Japanese semiconductor device manufacturers believe that NEC is one year behind Micron Technologies and Motorola of the United States and two years behind Samsung of South Korea late in starting the development of CMP (Chuma and Hashimoto 2007). CMP will also be indispensable to forming the wiring for the semiconductor device in the future. Therefore, the delay in the adoption of this process can have serious competitive consequences. To make up the delay of the Cu wiring technology and to strive for the technological advantage, Japan decided that consortia should focus on R&D in the Cu wiring process, particularly CMP and the low-k materials, and Cu wiring is listed as the R&D theme of MIRAI and Selete. The problem was the need to establish one more consortium—CASMAT—that assumed the Cu wiring technology to be a development theme.
Japanese semiconductor materials manufacturers are playing a major role in the world market and will try to continue to offer high quality and advanced semiconductor materials. But they are now facing the challenge of overcoming the methodology limit of the individual material research to improve the perfor-
mance of the comprehensive set materials under the changing circumstances of rapid progress of nanoscale devices and complex processes. Against this backdrop, it becomes more and more important to have close cooperation between different manufacturers of semiconductor devices, semiconductor materials, and semiconductor equipment in order to promote the concurrent development of processes and materials.
The Consortium for Advanced Semiconductor Materials and Related Technologies (CASMAT) was founded by a group of major Japanese manufacturers of semiconductor materials in March 2003 to help meet this challenge. Its mission is explained on its homepage.
CASMAT is equipped with integrated wafer back-end process by state-of-the-art process equipment which is compatible with 65nm node lithography and 300mm wafer process technology…. The entire process modules are accompanied with various evaluation equipments in order to feed the results back to the material developments.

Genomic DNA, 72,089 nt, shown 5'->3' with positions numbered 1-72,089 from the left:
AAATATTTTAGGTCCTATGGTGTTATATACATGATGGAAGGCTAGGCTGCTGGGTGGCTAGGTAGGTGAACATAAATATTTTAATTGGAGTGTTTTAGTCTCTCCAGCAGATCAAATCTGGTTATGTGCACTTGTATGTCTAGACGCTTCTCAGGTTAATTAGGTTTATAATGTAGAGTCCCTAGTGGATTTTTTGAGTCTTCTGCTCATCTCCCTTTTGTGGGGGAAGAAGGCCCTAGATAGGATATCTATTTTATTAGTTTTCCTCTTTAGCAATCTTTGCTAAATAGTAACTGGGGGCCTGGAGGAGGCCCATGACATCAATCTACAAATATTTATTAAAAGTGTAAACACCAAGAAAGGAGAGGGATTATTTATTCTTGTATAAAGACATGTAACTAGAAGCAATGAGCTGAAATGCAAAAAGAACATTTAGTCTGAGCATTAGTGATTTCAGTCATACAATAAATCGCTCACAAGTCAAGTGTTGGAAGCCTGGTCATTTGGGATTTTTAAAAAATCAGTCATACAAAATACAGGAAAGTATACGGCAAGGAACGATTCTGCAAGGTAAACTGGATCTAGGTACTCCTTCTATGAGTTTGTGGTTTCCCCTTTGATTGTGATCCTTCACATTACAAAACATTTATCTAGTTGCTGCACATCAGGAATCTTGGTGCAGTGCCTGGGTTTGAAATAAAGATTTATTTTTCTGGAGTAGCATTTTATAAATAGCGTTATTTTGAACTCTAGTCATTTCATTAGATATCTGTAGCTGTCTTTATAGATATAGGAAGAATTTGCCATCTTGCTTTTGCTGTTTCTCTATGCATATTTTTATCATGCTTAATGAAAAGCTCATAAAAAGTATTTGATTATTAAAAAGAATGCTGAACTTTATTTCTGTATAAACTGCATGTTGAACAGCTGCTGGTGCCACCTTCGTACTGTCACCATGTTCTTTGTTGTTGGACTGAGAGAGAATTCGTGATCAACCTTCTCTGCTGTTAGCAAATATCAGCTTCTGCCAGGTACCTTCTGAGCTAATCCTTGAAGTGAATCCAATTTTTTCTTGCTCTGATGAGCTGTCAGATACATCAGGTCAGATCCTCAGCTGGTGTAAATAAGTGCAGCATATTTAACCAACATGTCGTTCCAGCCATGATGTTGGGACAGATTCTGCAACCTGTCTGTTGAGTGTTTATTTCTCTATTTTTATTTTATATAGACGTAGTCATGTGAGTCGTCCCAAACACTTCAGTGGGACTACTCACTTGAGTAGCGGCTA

The stated research task is the
Development of tools that can assist in the comprehensive evaluation of not only the electrical characteristics of semiconductor devices but also their impact on reliability, which we call “integrated component development aid tools,” in addition to the mutual influence between materials, and the same between materials and processes.
Selete is organized only by device manufacturers, and there is no room for the equipment and material manufacturers to participate in its management. However, MIRAI is open to equipment and material manufacturers as well, and eleven equipment and material manufacturers, including Tokyo Electron, ULVAC, and Mitsui Chemicals, have actually joined the consortium. It is no wonder that some companies join both MIRAI and CASMAT. It may actually be rather reasonable to do so since the two consortia have different technology node targets. However, none of the ten equipment or manufacturing companies that are CASMAT members has joined MIRAI.
Though the author is not familiar with the political issues concerning company qualifications to join the consortia, it can be said that the situation must be serious enough. For some reason material manufacturers felt a need to found CASMAT though we already had MIRAI and Selete for the same technology purposes. Whatever the reason is, it means that MIRAI and Selete do not have enough capability to absorb the wisdom of material manufacturers and reflect it in their R&D for improving device performance.
The golden age of the Japanese semiconductor industry from the 1980s into the early 1990s was mainly sustained by DRAM. As DRAM was a commodity product with a common worldwide specification, it was hard to differentiate by